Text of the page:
Chris Eldridge

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You Don't Know My Mind

Swing in Bluegrass Rhythm Guitar

Chris Eldridge Lesson >

You Don't Know My Mind > Swing in Bluegrass Rhythm Guitar

For week 2 we're going to look at Jimmy Martin and the idea of swing in bluegrass rhythm guitar. Jimmy Martin's music always has a propulsive, energetic quality that underpins it. To me, the secret ingredient that creates this feeling is his rhythm playing. It is both driving and bouncy at the same time. We'll deconstruct how he does this and hopefully glean some wisdom from the King of Bluegrass.




Topics and/or subjects covered in this lesson:
Chris Eldridge
Honey You Don't Know My Mind
Jimmy Martin
Tony Rice

Print Print Chords & Tab

Loop 0:00 Introduction to Jimmy Martin Style Rhythm Guitar

Loop 1:16 Breakdown of Jimmy Martin Style Rhythm Guitar

Loop 6:15 Playing Straight vs. with Swing

Loop 7:53 Practice Loop Playing with Swing


Download the Sheet Music PDF


Loop 11:00 Closing Thoughts and the Importance of a Backbeat





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Drew Cohen
Drew Cohen Oct 19, 2015

Do you have a method for when you play C vs. when you play C/G?  Does it matter if you're playing solo vs. with a bass player?

Chris Eldridge
Chris Eldridge Oct 30, 2015

Hey Drew,

There's really no method for C vs C/G. That's something where I just let my ear guide me. I'll play whichever one sounds good to me at that time in that context. So my advice to you would be the same: do whichever sounds good to you based on your intuition.



Bruce Dumes
Bruce Dumes Oct 17, 2015

Hi Chris -

I felt like you were right behind me when I was recording this, so it seemed very natural at the time to turn back towards you on your solo sections! Another very interesting lesson. It was a lot of fun playing along with you.

Best regards,


Chris Eldridge
Chris Eldridge Oct 18, 2015


Your rhythm playing sounds great. You've got the basics down very well. 

2 things:

-although you mostly did a really good job of staying in the pocket, it came out a few times. Some of that probably has to do with following me on the solos, which probably were speeding up/slowing down slightly in between verses - that's ok and it is natural for that to happen when playing with other people. The place where you want to hold the pocket a little more steady is in the verses. You did a very good job, but if I'm looking for something to critique, that's the place.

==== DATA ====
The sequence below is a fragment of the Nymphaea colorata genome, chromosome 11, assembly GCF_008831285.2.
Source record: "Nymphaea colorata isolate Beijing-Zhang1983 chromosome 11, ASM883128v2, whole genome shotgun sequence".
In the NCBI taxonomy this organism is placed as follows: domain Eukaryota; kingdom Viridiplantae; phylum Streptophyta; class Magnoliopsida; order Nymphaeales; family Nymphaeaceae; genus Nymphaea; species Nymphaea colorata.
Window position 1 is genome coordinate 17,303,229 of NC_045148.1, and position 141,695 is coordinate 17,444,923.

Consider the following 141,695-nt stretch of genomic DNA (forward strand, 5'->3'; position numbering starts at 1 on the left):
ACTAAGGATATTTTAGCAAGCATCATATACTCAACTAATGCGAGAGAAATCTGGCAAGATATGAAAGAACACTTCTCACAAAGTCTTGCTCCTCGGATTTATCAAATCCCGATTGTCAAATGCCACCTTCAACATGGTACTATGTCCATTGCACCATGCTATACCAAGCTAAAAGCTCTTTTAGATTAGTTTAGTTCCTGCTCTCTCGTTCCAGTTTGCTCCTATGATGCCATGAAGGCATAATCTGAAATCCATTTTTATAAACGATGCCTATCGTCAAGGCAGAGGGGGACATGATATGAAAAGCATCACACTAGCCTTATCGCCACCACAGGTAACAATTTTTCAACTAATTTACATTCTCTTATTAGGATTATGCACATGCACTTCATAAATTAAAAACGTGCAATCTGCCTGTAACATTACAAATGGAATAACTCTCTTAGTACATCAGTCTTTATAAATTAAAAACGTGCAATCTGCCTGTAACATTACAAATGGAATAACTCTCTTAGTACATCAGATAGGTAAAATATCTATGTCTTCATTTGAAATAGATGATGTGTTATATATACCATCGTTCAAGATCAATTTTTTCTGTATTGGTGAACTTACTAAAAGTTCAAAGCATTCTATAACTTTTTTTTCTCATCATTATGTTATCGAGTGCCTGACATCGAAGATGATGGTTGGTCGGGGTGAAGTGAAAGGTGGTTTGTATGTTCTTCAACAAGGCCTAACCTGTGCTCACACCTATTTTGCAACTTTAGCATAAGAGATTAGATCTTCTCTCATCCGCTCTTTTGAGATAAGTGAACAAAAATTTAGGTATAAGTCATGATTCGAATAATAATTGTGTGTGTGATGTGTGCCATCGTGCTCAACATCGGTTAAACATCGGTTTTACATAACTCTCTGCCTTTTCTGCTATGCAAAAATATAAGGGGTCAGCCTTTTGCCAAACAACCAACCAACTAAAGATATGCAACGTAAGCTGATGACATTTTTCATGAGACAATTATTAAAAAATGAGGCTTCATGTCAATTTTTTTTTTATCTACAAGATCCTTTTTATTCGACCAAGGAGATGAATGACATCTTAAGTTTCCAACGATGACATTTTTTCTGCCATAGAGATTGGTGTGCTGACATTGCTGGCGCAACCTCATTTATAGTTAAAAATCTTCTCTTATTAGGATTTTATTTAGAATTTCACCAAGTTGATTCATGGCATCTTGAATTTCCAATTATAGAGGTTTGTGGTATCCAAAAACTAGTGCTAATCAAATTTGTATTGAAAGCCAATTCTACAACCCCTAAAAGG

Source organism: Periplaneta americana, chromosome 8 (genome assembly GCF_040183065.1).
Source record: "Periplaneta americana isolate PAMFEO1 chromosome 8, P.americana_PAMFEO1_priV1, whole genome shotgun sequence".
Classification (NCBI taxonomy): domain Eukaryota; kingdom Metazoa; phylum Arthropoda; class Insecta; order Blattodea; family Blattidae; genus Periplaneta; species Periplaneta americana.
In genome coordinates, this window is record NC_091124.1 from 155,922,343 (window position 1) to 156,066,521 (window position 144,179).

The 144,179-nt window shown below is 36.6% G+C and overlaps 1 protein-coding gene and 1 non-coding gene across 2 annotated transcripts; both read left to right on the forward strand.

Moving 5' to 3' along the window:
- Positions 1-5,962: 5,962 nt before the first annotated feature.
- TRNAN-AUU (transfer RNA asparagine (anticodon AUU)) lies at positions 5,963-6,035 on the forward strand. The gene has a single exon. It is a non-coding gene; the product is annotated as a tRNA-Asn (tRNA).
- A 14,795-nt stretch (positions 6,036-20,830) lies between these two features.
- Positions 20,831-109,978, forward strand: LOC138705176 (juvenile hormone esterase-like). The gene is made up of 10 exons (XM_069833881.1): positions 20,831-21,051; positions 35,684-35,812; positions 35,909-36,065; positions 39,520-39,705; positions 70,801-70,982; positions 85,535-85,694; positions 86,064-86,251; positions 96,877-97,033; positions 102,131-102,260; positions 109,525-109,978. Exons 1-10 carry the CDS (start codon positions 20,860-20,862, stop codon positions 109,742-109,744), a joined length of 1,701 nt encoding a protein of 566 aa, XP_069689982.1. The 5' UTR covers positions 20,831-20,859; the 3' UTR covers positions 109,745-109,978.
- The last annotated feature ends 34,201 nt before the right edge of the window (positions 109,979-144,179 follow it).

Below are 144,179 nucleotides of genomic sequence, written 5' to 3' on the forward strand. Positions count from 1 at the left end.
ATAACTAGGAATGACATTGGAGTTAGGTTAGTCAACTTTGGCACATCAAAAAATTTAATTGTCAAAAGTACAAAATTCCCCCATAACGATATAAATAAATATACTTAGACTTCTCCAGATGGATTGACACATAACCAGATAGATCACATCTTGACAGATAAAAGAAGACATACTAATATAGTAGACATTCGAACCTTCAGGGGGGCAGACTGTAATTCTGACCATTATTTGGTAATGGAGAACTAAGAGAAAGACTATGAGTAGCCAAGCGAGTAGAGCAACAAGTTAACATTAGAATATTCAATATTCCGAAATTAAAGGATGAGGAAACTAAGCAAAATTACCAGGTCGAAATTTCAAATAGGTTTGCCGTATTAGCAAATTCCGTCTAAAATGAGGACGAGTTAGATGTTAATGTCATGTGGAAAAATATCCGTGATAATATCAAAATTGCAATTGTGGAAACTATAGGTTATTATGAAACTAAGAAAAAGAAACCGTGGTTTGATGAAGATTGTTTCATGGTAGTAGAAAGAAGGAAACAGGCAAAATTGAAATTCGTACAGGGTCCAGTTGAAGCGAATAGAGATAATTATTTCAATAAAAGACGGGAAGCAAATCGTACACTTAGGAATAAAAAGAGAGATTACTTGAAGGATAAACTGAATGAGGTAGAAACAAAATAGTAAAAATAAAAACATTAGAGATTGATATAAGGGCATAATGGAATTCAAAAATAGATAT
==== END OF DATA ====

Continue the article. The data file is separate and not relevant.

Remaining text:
-the vocal is coming from a ne'er-do-well, a rambler, rounder or whatever you want to call it. So in addition to feeling the lonesome, feel the badass on this one.


Bruce Dumes
Bruce Dumes Oct 18, 2015

Ah, I see! I was thinking of the character more like a guy looking back kind of bittersweet on the mess he's made of his life; he knows he's been a rogue, but had a good time nevertheless. Instead, he's like a guy bragging to his current girlfriend about what his next one will be like. Sort of a Neal Cassidy/On The Road thing. Ok, interesting!

Yeah, I think I was less steady in the verses because I hadn't learned the words properly yet. So now that I have the character in my mind, it will be more fun to learn them and get comfortable with the rhythm of the words against the guitar. This idea of really absorbing the lyrics and drawing a character for yourself to sing as (this is how I interpret "feel the lonesome") that you feel from it, putting yourself into the song in order to sing -- acting, almost. I've never once considered it as part of learning a song. Odd, now that I say that out loud, considering I played piano and sang in bands for 30+ years. 

That is really so incredibly helpful! Thanks again!

Kip Marchetti
Kip Marchetti May 16, 2016

Hi Bruce - just out of curiosity what is that guitar you're playing (btw really well). It's a beauty.



Bruce Dumes
Bruce Dumes May 16, 2016

Hey, thanks, Kip! Very kind of you to say so. That's my Gibson J-45.

Alex B
Alex B Oct 16, 2015

Thanks for the great lesson, Chris. Is this the same strumming pattern you use on tunes like "Brakeman's Blues"? Thanks so much and looking forward to next week. 



Chris Eldridge
Chris Eldridge Oct 16, 2015

Hey Alex, 

Thr approach might change several times even over the course of one song (especially Brakeman's Blues, which is so loose and open), but this might be the most fundamental version of the bluegrass strum for me. 

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